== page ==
When all things are taken into account, the UK is investing almost nothing in its economic future. The Coalition government may have conjured some temporary growth, but this will disappear without much more new investment and if we want to avoid long-term decline we need to act right now. The hard fact is that productivity growth in the UK has ground to a halt and there's a very simple reason for this: the UK, for the first time since the start of the Industrial Revolution, has virtually stopped investing in the type of economic activities which are capable of delivering increases in output per head of the population.
The press has a role to play in scandals of this type. We need them to highlight this kind of horror and help us try to understand how such sickening events can continue for so very long unhindered. But we need them to do it responsibly. Deciding that one person is to blame for a situation which has been going on for decades - and is probably going on in other areas of the country too - does them no credit.
We will always remember what happened on 31 August 2014, as we will always cherish memories of 1 May 2004 when Poland became a member of the EU. When Herman Van Rompuy said on Twitter "The European Council has elected prime minister Donald Tusk as the next president of the European Council and Euro Summits,"
Austerity, technology and concern for the environment have come together to create a climate where many more Londoners can share, rather than own.
The fact that just 44% people under 25 voted in 2010, compared to 61% overall, is part of why those same voices were not the focus of this year's Coalition budget. Pointing that out is not to say that voting is the only way to have a political voice. For young people social media is becoming an increasingly important tool. Yet those that get the biggest response - from the middle class parents to countryside campaigners to pensioners and so on - make both these efforts. At a time when so many issues, from the cost of housing to university tuition fees to unemployment, impact heavily on Britain's youth there is an urgency to tackle this trend.
The purpose of this relentless negativity and the tarring of the whole YES campaign is to counter the ever-growing and ever-positive pro-independence movement. The YES campaign is only able to counter the media's negative narrative due to the power of social media and hard, hard work at a grassroots level.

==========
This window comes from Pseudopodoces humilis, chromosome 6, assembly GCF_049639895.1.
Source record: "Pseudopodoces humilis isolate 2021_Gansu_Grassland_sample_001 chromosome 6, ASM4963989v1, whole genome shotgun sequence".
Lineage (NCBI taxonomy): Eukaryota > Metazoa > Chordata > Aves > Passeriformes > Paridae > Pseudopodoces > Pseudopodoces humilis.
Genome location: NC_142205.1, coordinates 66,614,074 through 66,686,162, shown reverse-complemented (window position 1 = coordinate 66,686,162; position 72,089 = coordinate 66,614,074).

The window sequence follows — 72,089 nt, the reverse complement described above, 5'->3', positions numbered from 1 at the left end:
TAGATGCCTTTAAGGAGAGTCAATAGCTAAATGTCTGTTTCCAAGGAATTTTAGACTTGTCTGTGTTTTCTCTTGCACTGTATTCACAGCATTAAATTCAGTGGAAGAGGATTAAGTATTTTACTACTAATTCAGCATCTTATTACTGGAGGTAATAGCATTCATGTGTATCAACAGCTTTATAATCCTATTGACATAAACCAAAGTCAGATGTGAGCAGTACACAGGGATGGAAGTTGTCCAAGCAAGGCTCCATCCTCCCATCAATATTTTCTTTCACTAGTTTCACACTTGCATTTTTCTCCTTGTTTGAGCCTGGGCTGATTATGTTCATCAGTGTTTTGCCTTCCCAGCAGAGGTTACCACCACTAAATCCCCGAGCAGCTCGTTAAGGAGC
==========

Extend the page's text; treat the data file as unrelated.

The bakery's most recent poll was held on Friday 29 August. It has the no vote at 46.6% in a slight lead above the yes voters at 45.3% with 8.1% undecided. However, Cuckoo's Bakery said that the no votes have always been miles ahead of the yes votes until the last couple of weeks.
It's the scandal that no one is talking about; more than 90,000 more young women than men are out of education, employment and training - so-called NEETs. It may be a tidy acronym but now is the time to stop sweeping this issue under the carpet.
The Home Secretary, Theresa Kitten Heels May, has announced that The Threat Level had been raised from "Casual insouciance" to "Run to the hills". On the five point gradation of fear, we are now at the second most terrifying, leaving only "Abandon all hope" to go.
We now have only 20 days before we make the biggest ever decision for Scotland. It is not one that will have an impact only this year, or for the next five years, but one that will decide the futures of our children, our grandchildren, our great grandchildren and many generations to come.
As a northerner I believe we are Better Together. I am bound to say that I suppose, but I really do believe the UK is better together. I think that the bonds and shared history that hold us together rises above the endless facts and figures, many of which are directly contradicted by the other side, we hear being bandied about in the debate. I guess the ferocity of the debate shows one thing, that this vote matters. I think Alex Salmond for his many, many talents, has failed to articulate a coherent case for why Scotland should be independent.
Our decision on 18 September is one of the utmost importance. It is perhaps the most important political choice we will have the power to make in our lifetimes... some of the things we believe that this debate is not about; points which should no longer be allowed to dominate discussion and which can, at their worst, serve to obscure the true nature of the choice we are making.
Over the past ten years we have seen a huge rise in a stigma against mental health. Some have even described feeling criminalised with in their community and even worse stigmatised by staff with in the NHS itself.
If you have ever wondered why you can't get a top job, it turns out that unless you went to one of a handful of the most expensive private schools in Britain, you stand very little chance of breaking in.
Despite London's housing crisis being one of the black marks on Boris Johnson's mayoral legacy, the key to making housing in our capital more affordable is straightforward and widely agreed - to increase supply and ensure this supply is genuinely affordable to your average person.
The fields of technology, digital marketing and web design are still male-heavy. Advertising, too. It is estimated that women control 80 per cent of the purchasing power, yet only 3 per cent of Creative Directors are women, meaning that consciously or not, agencies continue to market almost exclusively to men.